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Epilobium.

The leaves and tops of Epilobium angustifolium, Linné, and Epilobium palustre, Linné (Nat. Ord. Onagraceae). North America. Dose, 10 to 60 grains.
Common Names: 1. Willow Herb, Great Willow Herb, Rose Bay, Wickup. 2. Wickop, Swamp Willow Herb, Marsh Epilobium.

Principal Constituents.—The plants have not been satisfactorily examined.
Preparations.—1. Infusum Epilobii, Infusion of Epilobium (1 ounce to water, 16 fluidounces). Dose, 2 fluidrachms to 1 fluidounce.
2. Specific Medicine Epilobium. Dose, 10 to 60 drops.

Specific Indications.—"Diarrhoea with colicky pain; feculent discharges with tenesmus; diarrhoea with contracted abdomen; chronic diarrhoea with harsh, dirty-looking, contracted skin"; diarrhoea of typhoid fever; typhoid dysentery.

Action and Therapy.—Epilobium is a remedy for the diarrhoea of debility and irritability of the intestinal mucosa. It is the most certain and kindly remedy we have ever used to control the diarrhoea of typhoid fever; and the experience covers a period of years. The diarrhoea does not entirely cease, but becomes reduced to fewer movements and of an increased consistence.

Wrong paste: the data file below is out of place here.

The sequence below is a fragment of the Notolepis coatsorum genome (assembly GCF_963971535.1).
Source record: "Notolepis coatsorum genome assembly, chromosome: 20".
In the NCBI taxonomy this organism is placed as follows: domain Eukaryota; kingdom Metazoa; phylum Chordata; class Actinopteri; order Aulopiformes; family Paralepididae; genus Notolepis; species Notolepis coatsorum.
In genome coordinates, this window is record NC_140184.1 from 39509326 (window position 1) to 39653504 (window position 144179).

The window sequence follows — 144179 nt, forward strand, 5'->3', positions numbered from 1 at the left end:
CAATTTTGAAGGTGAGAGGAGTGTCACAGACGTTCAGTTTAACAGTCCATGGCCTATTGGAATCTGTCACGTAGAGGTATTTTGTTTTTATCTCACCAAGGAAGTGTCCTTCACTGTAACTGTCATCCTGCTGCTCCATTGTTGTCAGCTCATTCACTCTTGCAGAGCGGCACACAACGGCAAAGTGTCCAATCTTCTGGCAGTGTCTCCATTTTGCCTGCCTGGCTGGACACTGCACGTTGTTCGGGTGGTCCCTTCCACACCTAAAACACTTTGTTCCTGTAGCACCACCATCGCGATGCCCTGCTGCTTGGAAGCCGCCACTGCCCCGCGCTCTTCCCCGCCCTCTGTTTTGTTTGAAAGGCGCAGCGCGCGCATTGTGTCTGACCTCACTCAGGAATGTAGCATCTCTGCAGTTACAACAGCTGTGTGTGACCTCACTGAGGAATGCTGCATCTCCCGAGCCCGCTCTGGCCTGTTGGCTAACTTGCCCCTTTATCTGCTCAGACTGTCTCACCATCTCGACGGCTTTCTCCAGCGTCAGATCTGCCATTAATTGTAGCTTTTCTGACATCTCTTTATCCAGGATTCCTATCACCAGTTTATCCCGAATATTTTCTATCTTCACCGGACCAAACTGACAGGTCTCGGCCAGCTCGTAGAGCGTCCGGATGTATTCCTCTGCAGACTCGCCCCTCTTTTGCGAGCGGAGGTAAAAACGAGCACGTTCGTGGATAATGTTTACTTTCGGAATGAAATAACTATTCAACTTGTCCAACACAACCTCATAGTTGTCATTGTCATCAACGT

It has long been recognized as a valuable agent in "camp or army diarrhoea"; and in domestic practice it is in common use in some parts of the country to check the summer diarrheas of young children—mucoenteritis, enterocolitis, gastro-enteritis, and cholera infantum. The experience of physicians justifies these claims. The indication is greenish discharges of half-digested food and mucus. It is equally useful in chronic dysentery and in that of a typhoid type. In most cases of intestinal irritation it acts well, and is indicated by a slick, contracted tongue with nearly effaced papillae and pinched emaciated features. It is also of service in impaired digestion with uneasy sensations in the abdomen, sometimes amounting to pain and even colic, and accompanied by a persistent diarrhea. The infusion is the best preparation. It may be prepared in the usual way, and aromatized with essence of peppermint and preserved with a small quantity of glycerin.


The Eclectic Materia Medica, Pharmacology and Therapeutics, 1922, was written by Harvey Wickes Felter, M.D.



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